A number of Ministers are exasperated at the latest self-inflicted controversy for the Government after poor communications and confusion prompted furious criticism of its plan to require pubs and restaurants to retain individual records of meals eaten for up to 28 days.
Political sources said the controversy over the rules reflects the absence of a coherent new plan to deal with the Covid pandemic through the autumn and the winter, although one is promised for September 14th.
Restaurateurs and publicans reacted with fury on Thursday evening to a new Statutory Instrument which requires them to retain individual records of meals eaten for up to 28 days.
The new regulation was signed off by Cabinet on Tuesday and was designed to aid gardaí bringing enforcement measures against premises that are not in compliance.
Several senior and junior Ministers contacted by The Irish Times on Friday agreed to some extent with representatives of the pub and restaurant industries that the rules were introduced without forewarning, there were no guidelines around their operation, and the communications around the new rules were lacking.
“It is the latest in a series of self-made calamities,” said one senior Minister, speaking on the understanding of anonymity.
“At this moment in time, we are dealing with mistake after mistake. The Government has not done what it needs to be doing and that is a new plan for Covid
“We are applying rules to a system and a roadmap that is already out of date. We need a comprehensive plan on how to deal with the new phase of the outbreak and I’m glad the Taoiseach (Micheál Martin) has said it will be ready by September 14th.
“Right now, we are responding to everything in a piecemeal fashion.”
Speaking in RTÉ radio's News at One, Minister for Health Stephen Donnelly said he did not understand the reaction of the Opposition and members of his own Government to the regulations.
“I don’t understand why there’s a problem. The regulations were published online on Tuesday.”
He said pubs and restaurants are already keeping a til receipt for VAT purposes and these receipts are kept for up to six or seven years; the regulations mean they just need to make it available for inspection for 28 days.
He also said that the new regulations would help enforcement against “the tiny minority” who were flouting the rules.
Another Minister from the Fianna Fáil side said the controversy had been overblown and the obligations on pubs and restaurants would not be as onerous as were being portrayed.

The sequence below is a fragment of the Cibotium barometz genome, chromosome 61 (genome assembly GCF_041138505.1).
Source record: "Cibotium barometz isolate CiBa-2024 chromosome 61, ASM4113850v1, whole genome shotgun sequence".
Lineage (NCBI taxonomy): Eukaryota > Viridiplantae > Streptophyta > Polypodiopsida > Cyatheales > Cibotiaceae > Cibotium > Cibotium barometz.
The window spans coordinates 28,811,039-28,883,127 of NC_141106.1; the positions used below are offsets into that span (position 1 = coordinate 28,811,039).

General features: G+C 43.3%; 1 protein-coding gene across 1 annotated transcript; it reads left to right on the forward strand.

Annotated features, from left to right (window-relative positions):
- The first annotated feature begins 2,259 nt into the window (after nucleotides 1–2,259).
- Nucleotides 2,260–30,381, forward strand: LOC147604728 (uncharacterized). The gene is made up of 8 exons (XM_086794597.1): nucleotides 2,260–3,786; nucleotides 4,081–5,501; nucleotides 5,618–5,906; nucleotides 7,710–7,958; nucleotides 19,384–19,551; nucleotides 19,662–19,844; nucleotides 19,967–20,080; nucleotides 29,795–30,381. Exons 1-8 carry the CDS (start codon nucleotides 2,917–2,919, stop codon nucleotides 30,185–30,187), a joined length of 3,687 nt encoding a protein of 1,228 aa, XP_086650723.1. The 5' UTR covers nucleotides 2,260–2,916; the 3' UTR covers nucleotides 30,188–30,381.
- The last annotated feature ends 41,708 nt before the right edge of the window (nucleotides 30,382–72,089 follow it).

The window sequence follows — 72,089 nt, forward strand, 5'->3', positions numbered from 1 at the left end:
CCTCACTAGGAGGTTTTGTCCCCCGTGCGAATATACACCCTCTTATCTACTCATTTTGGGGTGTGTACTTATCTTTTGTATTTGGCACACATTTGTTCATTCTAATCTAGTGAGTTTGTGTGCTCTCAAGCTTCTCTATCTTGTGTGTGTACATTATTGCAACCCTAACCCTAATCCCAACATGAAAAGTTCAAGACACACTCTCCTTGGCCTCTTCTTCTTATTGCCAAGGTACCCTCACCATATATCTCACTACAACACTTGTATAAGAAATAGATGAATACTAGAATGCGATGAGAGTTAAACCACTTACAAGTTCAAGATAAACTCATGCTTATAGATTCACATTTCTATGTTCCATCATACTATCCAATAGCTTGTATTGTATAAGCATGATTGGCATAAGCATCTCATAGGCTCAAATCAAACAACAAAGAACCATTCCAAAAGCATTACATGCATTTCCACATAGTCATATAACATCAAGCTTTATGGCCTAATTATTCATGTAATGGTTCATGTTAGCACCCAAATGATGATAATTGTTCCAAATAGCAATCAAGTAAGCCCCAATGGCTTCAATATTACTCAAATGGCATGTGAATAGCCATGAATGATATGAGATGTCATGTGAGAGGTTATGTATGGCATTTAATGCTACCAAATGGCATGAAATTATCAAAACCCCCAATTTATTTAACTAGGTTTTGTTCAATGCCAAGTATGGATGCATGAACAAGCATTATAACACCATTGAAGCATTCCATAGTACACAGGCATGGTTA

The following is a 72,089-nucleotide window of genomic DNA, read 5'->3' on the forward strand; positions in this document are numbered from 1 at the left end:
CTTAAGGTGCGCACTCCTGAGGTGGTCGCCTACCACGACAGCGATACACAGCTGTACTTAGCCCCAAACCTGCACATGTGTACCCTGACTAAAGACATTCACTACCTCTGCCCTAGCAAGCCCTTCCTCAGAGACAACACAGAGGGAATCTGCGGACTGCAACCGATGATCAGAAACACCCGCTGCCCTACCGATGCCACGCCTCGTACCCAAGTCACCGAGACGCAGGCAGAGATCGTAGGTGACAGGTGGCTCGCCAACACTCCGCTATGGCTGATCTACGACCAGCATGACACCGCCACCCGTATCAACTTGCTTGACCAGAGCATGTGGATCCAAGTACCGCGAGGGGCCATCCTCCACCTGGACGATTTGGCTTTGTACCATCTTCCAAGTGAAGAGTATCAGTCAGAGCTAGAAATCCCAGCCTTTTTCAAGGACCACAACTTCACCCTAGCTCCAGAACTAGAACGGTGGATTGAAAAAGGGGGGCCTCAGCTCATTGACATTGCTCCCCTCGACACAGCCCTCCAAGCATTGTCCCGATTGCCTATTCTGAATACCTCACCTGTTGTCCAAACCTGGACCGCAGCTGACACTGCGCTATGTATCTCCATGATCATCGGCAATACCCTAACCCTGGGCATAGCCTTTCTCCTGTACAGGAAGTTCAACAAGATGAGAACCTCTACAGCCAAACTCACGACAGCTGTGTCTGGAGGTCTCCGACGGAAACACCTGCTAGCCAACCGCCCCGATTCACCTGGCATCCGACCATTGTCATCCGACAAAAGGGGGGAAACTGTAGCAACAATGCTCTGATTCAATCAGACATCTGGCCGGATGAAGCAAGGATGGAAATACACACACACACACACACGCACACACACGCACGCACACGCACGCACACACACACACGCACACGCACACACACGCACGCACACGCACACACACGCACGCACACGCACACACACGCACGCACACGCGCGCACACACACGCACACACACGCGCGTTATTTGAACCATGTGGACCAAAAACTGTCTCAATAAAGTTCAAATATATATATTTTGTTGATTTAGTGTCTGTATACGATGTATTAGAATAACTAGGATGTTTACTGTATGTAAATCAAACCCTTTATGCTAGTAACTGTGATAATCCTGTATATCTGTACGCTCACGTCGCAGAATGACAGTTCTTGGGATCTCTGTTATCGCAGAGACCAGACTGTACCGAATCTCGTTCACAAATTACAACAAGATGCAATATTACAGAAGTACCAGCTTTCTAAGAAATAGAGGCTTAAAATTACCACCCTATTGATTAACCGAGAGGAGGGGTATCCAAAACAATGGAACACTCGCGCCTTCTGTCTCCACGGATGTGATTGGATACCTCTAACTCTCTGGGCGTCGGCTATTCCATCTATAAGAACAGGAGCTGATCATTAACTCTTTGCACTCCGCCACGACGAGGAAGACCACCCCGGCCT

“They will not be tracing whether or not I had a lasagne two weeks ago,” said the Minister, There is a logic to it. All it will need to do is show that the party all had meals and you can get that from the till receipts which need to be retained in any instance.”
“I know there is an active focus on anything that is said around Covid. But the criticism is a little bit unfair and simplistic,” said the Minister.
The Government and the Department of Health have moved to clarify the requirements in the statutory instrument, and to reassure pub owners and customers that named, individualised, records would not be required.
A spokeswoman for Minister for Health Stephen Donnelly, who issued the regulations, said: “The record can be anonymised. It is not intended to link any customer with any meal. People have conflated this requirement with the separate contact tracing requirement of the (lead member of a party) giving their name for tracing purposes.”
Another Minister said the sudden announcements of new measures without finessing them, or discussing them with stakeholders, had happened too often in the past month.
“The question it raises is whether Fianna Fáil is rusty after being out of government for so long.
“The pace you need to communicate internally and externally has hugely changed since they were last in Government. They are not at the pace and that is one area where they are falling down.”
Industry representatives said there was still confusion around the regulations despite the clarifications and there was still no advice on how they should be interpreted.
"There has been a lack of communications," said Adrian Cummins, CEO of the Restaurant Association of Ireland. "After the Cabinet signed off on Tuesday they should have explained what they were trying to do and the rationale behind it.
“As it is the wording of the Statutory Instrument is confusing. It requires the premises to make a record of each member of a party and what they have eaten. That will need to be changed.”
Pádraig Cribben, CEO of the Vintners Federation of Ireland said it was a classic case of the Government dropping a bombshell with no guidance as to how to deal with it.
“They told nobody. There is no clarity. We have been given no interpretation. It seems to me that those premises that are serving only pizza to barely fulfil the requirements will find it much easier than those who serve full meal,” he said.